Found on the south bank of Ottawa River, the capital city is Canada’s fourth largest city with a population of 934,243. Ottawa is the home to government institutions as well as multiple cultural, research, and postsecondary institutions such as the National Gallery and National Arts Centre.
As the second-largest city in the province, Ottawa boasts an ethnically diverse population, including immigrants, visible minorities, aboriginal communities, and whites. Slightly over 69 percent of residents are white, followed by black (6.6 percent). Visible minorities are represented by South Asian, Arab, East Asian, and Latin Americans. About 23.6 percent of residents are immigrants. By place of birth, immigrants mainly come from Europe, the Middle East, and Africa.
The main religious denominations here are Protestant (25 percent) and Catholic (38.5 percent). Other represented and well-established denominations include Judaism, Buddhism, Hinduism, and Islam.
The main economic sectors in the capital city are the federal government and high technology. It is one of Canada’s technology hubs, with over 70,000 high technology jobs. The rural economy is also well developed, including sectors such as transportation, manufacturing, tourism, mining and forestry, and agriculture. The high tech sector accounts for 18.9 percent of GDP, followed by the federal government with 18.2 percent, and real estate, insurance, and finance with 10.4 percent.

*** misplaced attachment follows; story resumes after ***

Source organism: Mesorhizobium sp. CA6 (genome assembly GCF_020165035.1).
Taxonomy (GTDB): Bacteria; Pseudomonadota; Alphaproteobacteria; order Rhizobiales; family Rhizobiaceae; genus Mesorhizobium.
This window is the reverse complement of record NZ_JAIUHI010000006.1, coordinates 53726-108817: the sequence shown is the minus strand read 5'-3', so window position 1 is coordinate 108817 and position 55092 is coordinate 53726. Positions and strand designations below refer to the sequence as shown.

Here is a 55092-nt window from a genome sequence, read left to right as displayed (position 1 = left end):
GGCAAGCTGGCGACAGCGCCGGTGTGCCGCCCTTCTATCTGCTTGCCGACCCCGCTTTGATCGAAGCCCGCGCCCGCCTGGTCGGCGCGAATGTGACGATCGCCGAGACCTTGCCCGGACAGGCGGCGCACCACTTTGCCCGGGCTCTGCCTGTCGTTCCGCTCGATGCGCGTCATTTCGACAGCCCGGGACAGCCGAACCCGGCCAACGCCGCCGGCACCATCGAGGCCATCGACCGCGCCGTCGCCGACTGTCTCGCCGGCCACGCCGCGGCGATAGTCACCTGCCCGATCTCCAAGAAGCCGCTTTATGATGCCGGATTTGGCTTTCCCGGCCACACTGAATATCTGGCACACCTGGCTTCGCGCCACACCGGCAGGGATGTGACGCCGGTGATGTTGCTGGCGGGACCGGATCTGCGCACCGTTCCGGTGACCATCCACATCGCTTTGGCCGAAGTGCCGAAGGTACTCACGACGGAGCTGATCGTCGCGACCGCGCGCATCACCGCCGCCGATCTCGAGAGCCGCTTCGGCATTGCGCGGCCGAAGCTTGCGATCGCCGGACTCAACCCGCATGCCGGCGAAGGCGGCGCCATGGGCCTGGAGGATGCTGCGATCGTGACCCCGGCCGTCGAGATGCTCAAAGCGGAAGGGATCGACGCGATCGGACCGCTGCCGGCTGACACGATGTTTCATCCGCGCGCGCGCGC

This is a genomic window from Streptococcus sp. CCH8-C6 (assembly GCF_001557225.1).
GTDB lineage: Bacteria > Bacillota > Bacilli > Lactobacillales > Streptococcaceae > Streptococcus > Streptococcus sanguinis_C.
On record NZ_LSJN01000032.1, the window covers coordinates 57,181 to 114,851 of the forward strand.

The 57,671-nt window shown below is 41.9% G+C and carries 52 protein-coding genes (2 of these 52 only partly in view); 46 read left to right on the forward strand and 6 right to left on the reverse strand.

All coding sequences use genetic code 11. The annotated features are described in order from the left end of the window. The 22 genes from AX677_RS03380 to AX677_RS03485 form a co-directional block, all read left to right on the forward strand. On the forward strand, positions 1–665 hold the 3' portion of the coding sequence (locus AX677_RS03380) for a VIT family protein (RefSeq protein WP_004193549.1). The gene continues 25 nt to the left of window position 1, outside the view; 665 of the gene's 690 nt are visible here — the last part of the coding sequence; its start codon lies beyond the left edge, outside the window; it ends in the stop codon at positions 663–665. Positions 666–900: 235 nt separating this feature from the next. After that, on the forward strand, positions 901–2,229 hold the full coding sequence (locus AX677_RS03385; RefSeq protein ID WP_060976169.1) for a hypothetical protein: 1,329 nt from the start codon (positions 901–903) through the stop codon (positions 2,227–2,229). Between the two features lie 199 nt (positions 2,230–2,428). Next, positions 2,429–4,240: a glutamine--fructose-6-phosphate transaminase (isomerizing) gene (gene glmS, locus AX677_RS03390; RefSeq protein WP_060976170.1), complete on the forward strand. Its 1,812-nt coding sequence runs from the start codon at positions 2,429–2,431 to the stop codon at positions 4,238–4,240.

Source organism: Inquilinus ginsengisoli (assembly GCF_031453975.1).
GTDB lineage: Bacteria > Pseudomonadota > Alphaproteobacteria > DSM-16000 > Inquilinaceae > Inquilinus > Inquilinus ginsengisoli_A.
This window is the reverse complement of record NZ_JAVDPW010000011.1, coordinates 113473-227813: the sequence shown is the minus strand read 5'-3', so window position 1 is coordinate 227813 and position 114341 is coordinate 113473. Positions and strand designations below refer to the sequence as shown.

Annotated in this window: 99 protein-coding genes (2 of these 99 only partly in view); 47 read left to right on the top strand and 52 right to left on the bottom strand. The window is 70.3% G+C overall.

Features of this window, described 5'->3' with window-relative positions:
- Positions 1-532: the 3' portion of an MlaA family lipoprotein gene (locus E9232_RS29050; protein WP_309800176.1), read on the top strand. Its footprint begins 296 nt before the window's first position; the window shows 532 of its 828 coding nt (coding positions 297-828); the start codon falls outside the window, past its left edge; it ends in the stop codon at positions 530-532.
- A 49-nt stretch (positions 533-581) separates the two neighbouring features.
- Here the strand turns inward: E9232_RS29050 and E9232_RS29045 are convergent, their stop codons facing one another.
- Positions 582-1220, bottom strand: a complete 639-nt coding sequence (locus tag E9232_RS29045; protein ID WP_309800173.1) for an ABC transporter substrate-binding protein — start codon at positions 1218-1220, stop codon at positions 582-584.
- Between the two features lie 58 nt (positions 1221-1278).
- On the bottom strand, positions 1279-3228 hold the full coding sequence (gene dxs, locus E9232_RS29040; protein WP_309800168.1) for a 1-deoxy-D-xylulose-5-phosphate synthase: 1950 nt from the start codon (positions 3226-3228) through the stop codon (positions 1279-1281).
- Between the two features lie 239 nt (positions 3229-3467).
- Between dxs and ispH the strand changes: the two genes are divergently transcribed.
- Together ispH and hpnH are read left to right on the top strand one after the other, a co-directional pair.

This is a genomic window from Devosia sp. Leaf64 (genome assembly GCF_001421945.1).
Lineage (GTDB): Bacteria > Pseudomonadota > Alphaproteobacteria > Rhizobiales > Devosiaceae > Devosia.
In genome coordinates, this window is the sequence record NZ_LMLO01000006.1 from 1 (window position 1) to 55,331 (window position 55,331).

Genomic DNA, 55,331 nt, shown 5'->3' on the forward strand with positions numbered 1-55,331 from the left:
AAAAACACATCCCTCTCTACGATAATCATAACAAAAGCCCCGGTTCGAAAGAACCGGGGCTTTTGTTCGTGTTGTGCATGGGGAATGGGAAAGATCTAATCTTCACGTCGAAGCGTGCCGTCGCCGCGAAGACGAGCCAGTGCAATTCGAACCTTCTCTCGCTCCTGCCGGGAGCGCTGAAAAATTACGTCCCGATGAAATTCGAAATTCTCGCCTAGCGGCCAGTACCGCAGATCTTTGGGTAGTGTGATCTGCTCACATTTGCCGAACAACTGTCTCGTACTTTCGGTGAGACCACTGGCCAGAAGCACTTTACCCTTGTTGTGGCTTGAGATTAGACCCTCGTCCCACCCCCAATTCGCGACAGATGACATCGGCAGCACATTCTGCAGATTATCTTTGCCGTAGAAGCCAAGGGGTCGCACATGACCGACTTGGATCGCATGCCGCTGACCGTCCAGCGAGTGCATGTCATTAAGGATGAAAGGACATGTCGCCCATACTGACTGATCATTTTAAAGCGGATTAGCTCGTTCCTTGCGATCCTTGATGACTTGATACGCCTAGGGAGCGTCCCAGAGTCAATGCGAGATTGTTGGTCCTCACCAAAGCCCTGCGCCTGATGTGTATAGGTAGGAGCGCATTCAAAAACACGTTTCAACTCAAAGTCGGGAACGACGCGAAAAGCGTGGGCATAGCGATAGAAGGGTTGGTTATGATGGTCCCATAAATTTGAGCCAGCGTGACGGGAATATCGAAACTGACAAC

A number of federal government buildings are found in the capital city, among which the Senate of Canada, Bank of Canada, Main Building, and Royal Canadian Mint. The Main Building houses different institutions such as Public Works and Government Services Canada and Statistics Canada.
Cultural Institutions and Landmarks
The capital city is also the home to a number of cultural institutions and landmarks, some of which are the National Gallery of Canada, Rideau Canal, Parliament Hill, and the Canadian Museum of Nature. The National Gallery of Canada was founded back in 1880 and is North America’s largest art gallery. The museum features several extensive collections, among which prints and drawings, contemporary, and Canadian and indigenous. Established in 1856, the Canadian Museum of Nature is also found here, showcasing collections and permanent exhibitions with a focus on vascular plants, rocks, reptiles, mammals, fishes, birds, and more. The museum is also involved in various scientific projects and activities such as the Scientific Training Program, taxonomic identification, and the National Biodiversity Cryobank of Canada. Other cultural institutions that are worth mentioning are the Canadian War Museum, Canadian Aviation and Space Museum, and Notre Dame Basilica.
Ottawa is also the home to multiple festivals and events that are held annually and throughout the year. Among the many festivals that locals and visitors flock to are Magic of Lights Ottawa, European Union Film Festival, and TD Ottawa Jazz Festival. Festivals come in different varieties, including pop culture, music, food and beverage, film and stage, and cultural festivals. Major food and beverage events in the capital city are the Orléans Craft Beer Festival, Winter Brewfest, and Ottawa Poutine Festival. There are also major cultural events such as the Carnival of Culture, featuring international folk arts and artists from different countries, including Greece, Russia, China, Mexico, and New Zealand. Other major cultural events are the Great India Festival and Capital Ukrainian Festival, featuring a diversity of activities such as film showings, animation, music, and dance.